CHARLOTTE – The Clippers have no All-Stars here.
Heck, nobody who has played for the Clippers this season – including Gallinari, Harris and Lou Williams – has ever made an All-Star team.
No Clippers are participating in All-Star Saturday Night events, either. Their only representative here is rookie Shai Gilgeous-Alexander in the Rising Stars Challenge.
Yet, the Clippers are an impressive 32-27.
“When you just have a bunch of guys that are selfless and just want to play for each other and just want to ultimately win,” Gilgeous-Alexander said, “things like that happen.”
The Clippers are on pace for one of the best-ever records for a team with no past or present All-Stars. Here all the all-time leaders (counting only seasons with an All-Star game):
The Clippers’ success is particularly surprising because this was supposed to be a transitional year for them.
They moved on historically quickly from the Chris Paul–Blake Griffin-DeAndre Joran Lob City era. Everyone from the Clippers’ 2012-17 teams was gone before the season even began. Since the early 1950s, only these Clippers, the 1996 Mavericks and 2003 and 2004 Hawks completely turned over their rosters within two seasons.
“The front office and coaches and teammates are all competitive guys and want to be good for a long time,” Gilgeous-Alexander said. “That’s the ultimate goal.”
Here’s the rub: Many of Gilgeous-Alexander’s teammates might not be around for that ultimate goal.
To open a projected $57 million in cap space this summer,* the Clippers had to stock their roster with expiring contracts.
*Based on the Clippers renouncing all their free agents and not having a first-round pick. L.A. owes the Celtics a lottery-protected first-rounder.
Beverley will be a free agent this summer. So will Harris and likely Avery Bradley, who got dealt to the Grizzlies shortly before the trade deadline and has just $2 million of his $12.96 million salary next season guaranteed. So will Marcin Gortat, who got waived around the trade deadline.
Yet, these players put aside personal agendas to help a franchise that’s transparently looking past them. It’s a tribute to the players. It’s a tribute to Clippers coach Doc Rivers, too. This team has played hard and shown great camaraderie.
It won’t get easier even after moving Harris, L.A.’s top player this season who’s entering free agency. Ivica Zubac, JaMychal Green, Garrett Temple and Wilson Chandler – acquired before the trade deadline – also have expiring contracts.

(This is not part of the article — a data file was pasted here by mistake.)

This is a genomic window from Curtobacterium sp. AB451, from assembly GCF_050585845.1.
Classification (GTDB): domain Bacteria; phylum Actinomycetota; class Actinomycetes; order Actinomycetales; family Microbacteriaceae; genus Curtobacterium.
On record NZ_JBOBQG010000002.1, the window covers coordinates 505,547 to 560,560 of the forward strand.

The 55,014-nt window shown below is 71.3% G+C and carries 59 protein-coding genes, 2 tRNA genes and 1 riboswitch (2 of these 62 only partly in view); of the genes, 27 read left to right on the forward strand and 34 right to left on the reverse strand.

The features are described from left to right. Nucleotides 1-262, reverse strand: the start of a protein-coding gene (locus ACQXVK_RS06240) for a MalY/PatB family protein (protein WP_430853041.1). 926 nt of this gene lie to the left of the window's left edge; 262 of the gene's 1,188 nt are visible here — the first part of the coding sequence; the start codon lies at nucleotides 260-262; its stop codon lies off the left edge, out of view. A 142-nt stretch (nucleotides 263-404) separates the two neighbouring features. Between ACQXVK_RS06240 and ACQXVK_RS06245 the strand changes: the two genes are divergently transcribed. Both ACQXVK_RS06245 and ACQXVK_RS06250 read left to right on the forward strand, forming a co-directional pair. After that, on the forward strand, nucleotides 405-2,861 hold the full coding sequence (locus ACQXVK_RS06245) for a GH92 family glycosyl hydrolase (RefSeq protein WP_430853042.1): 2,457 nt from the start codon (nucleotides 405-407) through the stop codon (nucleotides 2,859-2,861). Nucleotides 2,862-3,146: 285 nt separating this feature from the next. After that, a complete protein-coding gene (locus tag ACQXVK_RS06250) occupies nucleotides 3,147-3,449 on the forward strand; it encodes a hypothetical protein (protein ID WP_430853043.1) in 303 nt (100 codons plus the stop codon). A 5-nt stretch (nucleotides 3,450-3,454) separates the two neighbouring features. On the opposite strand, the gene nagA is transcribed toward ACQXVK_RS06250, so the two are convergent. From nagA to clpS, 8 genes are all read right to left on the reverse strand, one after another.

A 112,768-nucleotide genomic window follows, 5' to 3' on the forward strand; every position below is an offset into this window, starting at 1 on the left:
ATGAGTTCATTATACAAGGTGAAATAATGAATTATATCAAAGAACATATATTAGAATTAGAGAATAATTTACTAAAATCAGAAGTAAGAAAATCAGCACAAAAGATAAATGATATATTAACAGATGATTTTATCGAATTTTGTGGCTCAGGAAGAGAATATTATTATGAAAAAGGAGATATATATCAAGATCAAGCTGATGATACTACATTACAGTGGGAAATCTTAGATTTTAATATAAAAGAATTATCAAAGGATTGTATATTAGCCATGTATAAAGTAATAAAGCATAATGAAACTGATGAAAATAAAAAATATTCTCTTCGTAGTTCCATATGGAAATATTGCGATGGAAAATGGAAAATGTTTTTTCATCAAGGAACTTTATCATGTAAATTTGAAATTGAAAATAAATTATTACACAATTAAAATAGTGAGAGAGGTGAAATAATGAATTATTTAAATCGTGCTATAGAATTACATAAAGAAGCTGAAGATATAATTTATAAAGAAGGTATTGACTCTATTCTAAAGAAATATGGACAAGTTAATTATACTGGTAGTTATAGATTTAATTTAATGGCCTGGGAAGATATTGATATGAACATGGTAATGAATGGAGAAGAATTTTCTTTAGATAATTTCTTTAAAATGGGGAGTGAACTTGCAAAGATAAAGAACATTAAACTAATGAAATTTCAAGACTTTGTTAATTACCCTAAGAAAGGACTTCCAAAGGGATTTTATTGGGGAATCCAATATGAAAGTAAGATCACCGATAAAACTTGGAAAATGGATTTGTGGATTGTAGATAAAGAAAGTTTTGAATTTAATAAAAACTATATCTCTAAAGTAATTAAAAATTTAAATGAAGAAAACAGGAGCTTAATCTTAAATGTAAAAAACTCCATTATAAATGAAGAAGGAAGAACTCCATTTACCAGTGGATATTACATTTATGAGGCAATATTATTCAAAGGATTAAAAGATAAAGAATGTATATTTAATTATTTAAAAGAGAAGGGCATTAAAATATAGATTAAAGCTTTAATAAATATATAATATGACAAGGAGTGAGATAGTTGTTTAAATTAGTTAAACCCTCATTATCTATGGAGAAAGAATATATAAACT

Don’t assume the Clippers will fall off now. They added solid vets who could fit this culture.
The Clippers’ identity – starless, transient – remains intact. The winning could, too.
It’s not that the Clippers got snubbed. I thought none deserved to be an All-Star.
That’s the beauty of this team.
Dell Demps has been on the hot seat for a few years now, just scraping by while making short-term moves that appeared more about keeping his job and winning games now over planning for long-term success around Anthony Davis.
This season that all seemed to catch up with him — Davis demanded a trade and the Pelicans are well out of the playoff chase in the West.
That has cost Demps his job after nine seasons, reports Adrian Wojnarowski of ESPN.
Frustration with Davis leaving the building is more the last straw that cost Demps his job rather than the sole firable offense. Demps has been on thin ice for a while, what happened Thursday was just enough for New Orleans to pull the trigger now rather than wait until after the season. But the sense around the league is this was coming no matter what.
If Demps had traded Davis to the Lakers at the deadline he would have been fired anyway. Also, sources have told me that it wasn’t Demps’ call, that ownership and upper management (the people above Demps) did not want the Laker trade and he couldn’t have pulled the trigger on the deal even if he wanted to. Ownership and upper management didn’t want to feel “bullied” into a deal.
It was thought by many around the league that there would be a housecleaning in New Orleans after the season and that the new GM, whoever he or she is, would be the one making the call on the trade and the direction the team takes next. The question is, will coach Alvin Gentry be out, too?
Expect the Pelicans to move reasonably quickly on finding a replacement, whether it is internal or external. They want someone in place to have a strategy for the team heading into the draft, a strategy that includes what to do about a Davis trade.
Fortunately, the injury was “nothing too bad,” just a bruised shoulder that Anthony Davis suffered Thursday night against the Thunder. He didn’t play the second half of the game, but he did fly to Charlotte afterward, home of the All-Star Game this year.
Will Davis play in Sunday’s showcase game? Probably, reports Chris Haynes of Yahoo Sports.
Expect him to play. Minutes are limited for everyone in the All-Star Game anyway, and one request to coach Mike Malone will see Davis with even fewer minutes (10? Less than that?).
Davis injured his shoulder on the final play of the first half in the Thursday night’s game against the Thunder. Davis contested a Nerlens Noel shot and in fouling the Thunder big banged up his shoulder.
Davis didn’t play the second half, leaving the building with agent Rich Paul to get an MRI.
Kemba Walker has been with the Charlotte Hornets for eight years now, and he’s an institution. He might just be the best player the Hornets have ever had, and now he’s headed to the All-Star Game as the hometown hero this weekend.
Walker has had to deal with quite a few coaches, a changing rotation of players around him, and one of the most personally-demanding owners in NBA history in Michael Jordan.
To that end, Walker told Sports Illustrated’s Chris Mannix that the first time he met Jordan was during his draft workout. True to form, Jordan trash-talked Walker despite his apparent desire to draft him.
The legend of MJ knows no bounds.